Bean, Inc. Case Study 1. What item costs and revenues are relevant to the decision of how many units of that item to stock? The two main basic components that are relevant in determining how many units of an item that L. L Bean should stock are the cost of the item for L. L. Bean and also the price at which they can sell the item. Calculating these two figures, selling price minus the item’s cost, will give L. L. Bean their profit margin, which in turn relates to the cost of understocking.
The annual cost for understocking in the case is $11 million.
They also need to figure their overstocking costs. Taking the original cost of the item minus the liquidation value will give them the loss for failing to sell that item, in essence overstocking an item. L. L. Bean has an annual cost of $10 million for having too much of the wrong inventory, according to the case. Another cost that is involved with overstocking is the annual holding time of their facility when they keep inventory for the next year.
2. What information should Scott Sklar has available to help him arrive at a demand forecast for a particular style of men’s shirts that is a new catalog item?
Due to the inability to look at historical data for this particular item, Scott Skylar needs all the data from previous new items that L. L. Bean has offered in the past. The data specifically needs to include the forecasted demand and the actual demand to see if there are any hidden trends that he may discover while analyzing it. The next thing he needs is other data from the whole industry and the demand for when they offer new, similar products. Companies like Land’s End and Eddie Bauer, or another one of L. L. Bean’s competitors most likely has a similar item on the market.
Therefore, Scott Sklar should also collect data from when they released the similar item to get a feel for the demand. With both data from L. L. Bean and it’s competitors, it will give Scott an idea if this item will steal demand from another item and be able to react accordingly. Scott also needs the profit margin analysis and liquidation value of the item to help him figure out his overstocking and understocking costs, which is crucial to forecasting demand. 3. How would you address Mark Fasold’s concern that the number of items purchased usually exceeds the number forecast?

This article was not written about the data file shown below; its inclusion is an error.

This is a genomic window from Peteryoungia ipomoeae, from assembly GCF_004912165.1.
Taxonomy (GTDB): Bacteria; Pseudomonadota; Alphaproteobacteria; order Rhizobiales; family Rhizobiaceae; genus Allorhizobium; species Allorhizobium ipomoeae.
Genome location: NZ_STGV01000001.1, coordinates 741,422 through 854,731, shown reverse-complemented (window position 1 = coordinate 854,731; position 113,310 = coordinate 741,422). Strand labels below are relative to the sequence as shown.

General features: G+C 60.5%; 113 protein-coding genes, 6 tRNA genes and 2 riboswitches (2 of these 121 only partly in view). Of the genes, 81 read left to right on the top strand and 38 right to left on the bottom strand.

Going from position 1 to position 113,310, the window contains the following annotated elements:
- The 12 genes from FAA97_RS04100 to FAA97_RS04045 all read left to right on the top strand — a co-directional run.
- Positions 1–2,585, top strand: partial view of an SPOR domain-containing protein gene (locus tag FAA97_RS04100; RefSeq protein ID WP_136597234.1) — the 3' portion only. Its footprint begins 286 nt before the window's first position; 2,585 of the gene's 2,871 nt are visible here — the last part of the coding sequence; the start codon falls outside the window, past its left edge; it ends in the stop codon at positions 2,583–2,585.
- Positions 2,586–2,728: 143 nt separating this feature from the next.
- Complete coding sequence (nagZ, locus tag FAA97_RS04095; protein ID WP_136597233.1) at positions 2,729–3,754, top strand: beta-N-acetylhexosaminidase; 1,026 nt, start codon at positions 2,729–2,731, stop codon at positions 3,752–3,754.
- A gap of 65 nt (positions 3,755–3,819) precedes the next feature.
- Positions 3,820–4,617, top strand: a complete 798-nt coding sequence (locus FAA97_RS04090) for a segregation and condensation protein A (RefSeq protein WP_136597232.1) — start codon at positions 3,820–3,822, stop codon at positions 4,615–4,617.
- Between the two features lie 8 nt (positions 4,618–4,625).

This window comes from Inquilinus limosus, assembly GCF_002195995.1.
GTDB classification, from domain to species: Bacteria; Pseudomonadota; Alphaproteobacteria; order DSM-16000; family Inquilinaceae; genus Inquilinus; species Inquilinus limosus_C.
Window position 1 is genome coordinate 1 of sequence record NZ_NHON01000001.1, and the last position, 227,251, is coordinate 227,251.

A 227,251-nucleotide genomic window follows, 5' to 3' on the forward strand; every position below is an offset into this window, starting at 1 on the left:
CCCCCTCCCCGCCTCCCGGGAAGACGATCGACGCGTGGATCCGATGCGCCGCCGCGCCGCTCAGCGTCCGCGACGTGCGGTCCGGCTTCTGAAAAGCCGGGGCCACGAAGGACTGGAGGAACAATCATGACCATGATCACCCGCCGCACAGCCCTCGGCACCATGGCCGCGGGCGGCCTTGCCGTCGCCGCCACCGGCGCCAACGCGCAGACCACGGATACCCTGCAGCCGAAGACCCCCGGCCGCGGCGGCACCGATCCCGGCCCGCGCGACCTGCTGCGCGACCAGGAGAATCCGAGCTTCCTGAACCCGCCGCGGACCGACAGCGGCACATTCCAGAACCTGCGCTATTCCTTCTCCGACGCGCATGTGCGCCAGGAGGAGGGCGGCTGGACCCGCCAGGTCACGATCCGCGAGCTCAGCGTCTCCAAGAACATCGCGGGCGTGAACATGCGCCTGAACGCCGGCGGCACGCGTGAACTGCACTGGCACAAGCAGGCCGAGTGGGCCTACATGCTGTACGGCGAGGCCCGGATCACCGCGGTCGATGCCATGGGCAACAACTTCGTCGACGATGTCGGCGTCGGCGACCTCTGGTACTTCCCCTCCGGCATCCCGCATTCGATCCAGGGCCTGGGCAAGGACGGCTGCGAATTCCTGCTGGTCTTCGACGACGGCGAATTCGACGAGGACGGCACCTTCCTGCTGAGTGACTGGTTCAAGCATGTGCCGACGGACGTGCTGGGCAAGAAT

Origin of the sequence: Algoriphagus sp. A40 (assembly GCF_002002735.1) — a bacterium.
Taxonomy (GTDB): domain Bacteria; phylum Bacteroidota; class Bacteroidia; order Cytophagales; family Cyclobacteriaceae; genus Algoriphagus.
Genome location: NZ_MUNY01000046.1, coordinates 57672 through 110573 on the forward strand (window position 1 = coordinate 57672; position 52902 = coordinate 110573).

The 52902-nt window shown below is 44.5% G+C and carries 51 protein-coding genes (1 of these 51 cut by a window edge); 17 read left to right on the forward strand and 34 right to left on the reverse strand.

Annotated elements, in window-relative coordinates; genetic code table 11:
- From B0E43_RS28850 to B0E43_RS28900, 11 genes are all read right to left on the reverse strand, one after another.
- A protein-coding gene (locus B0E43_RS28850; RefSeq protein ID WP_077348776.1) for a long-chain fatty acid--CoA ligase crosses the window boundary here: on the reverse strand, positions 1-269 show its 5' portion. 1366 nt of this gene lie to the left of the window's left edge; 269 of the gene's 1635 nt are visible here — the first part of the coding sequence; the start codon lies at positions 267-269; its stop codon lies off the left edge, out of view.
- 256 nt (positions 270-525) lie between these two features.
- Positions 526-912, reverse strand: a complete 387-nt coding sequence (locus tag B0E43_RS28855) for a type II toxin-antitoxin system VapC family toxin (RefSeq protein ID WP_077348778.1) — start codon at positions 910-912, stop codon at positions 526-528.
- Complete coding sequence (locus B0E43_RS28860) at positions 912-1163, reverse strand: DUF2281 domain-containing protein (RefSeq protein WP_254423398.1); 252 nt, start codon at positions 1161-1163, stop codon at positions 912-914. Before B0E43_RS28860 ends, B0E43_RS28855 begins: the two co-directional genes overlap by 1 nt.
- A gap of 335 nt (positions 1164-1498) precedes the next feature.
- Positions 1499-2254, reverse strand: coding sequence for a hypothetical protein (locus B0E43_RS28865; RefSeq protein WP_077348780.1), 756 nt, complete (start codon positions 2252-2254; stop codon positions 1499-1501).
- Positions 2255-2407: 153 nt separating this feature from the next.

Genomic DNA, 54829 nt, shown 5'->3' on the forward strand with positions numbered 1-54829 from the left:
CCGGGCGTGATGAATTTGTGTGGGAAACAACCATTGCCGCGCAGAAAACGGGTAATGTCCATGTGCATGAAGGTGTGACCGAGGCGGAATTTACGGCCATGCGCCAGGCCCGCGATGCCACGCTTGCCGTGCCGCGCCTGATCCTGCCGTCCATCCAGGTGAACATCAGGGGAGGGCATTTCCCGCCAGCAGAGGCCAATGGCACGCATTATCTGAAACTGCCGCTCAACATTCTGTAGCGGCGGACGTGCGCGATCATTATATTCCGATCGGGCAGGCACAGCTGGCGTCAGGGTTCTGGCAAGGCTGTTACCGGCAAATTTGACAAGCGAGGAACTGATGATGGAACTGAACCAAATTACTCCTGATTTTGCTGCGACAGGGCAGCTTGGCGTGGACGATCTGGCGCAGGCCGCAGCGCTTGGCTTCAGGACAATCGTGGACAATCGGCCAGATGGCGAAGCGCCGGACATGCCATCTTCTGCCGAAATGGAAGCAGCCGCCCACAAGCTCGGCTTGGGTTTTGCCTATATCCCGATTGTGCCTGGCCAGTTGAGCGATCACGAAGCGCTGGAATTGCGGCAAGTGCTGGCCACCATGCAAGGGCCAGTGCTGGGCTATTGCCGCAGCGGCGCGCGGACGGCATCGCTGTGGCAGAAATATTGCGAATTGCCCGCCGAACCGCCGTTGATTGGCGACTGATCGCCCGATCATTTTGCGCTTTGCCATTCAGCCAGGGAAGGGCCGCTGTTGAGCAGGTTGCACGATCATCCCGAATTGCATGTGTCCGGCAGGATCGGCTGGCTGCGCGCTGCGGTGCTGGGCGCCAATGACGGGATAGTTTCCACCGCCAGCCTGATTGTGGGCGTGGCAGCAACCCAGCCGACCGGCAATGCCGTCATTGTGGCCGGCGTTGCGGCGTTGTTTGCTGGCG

I would address Mark Fasold’s concern by showing him the example that was in the case study. If the profit margin on an item is $15, which is the understocking cost, is a ten-dollar difference from the $5 overstocking cost, which we calculate by taking the cost of the item minus the liquidation value. If the forecasted demand is 1,000 items and they order 1,300, the cost of potentially making $4,500 is greater than the risk of losing $1,500 on the additions items bought. Hopefully these figures will help Mark realize that it costs L.
L. Bean more money when a stockout occurs than when they have to liquidate an item. 4. What should L. L. Bean do to improve its forecasting process? When reading through the case, a major problem that I noticed immediately was that Scott Sklar did not seem as qualified as he could be for forecasting demand. The way he said “some product people”, when talking about his forecasting team rubbed me the wrong way, like he didn’t care. With L. L. Bean’s lead-time being eight to twelve weeks, forecasting is a major issue within the company.
This is why L. L Bean needs to higher someone where his or her job is to only analyze the demand. I believe this will make the demand forecast more accurate, making the company more profitable. The main issue in having to forecast sales so efficiently is having such a lengthy lead-time. This is why L. L. Bean needs to take a page from Toyota’s book and make their suppliers have facilities close to them. This will make L. L Bean’s whole supply-chain more efficient by adding some make-to-order components into their make-to-stock business model.
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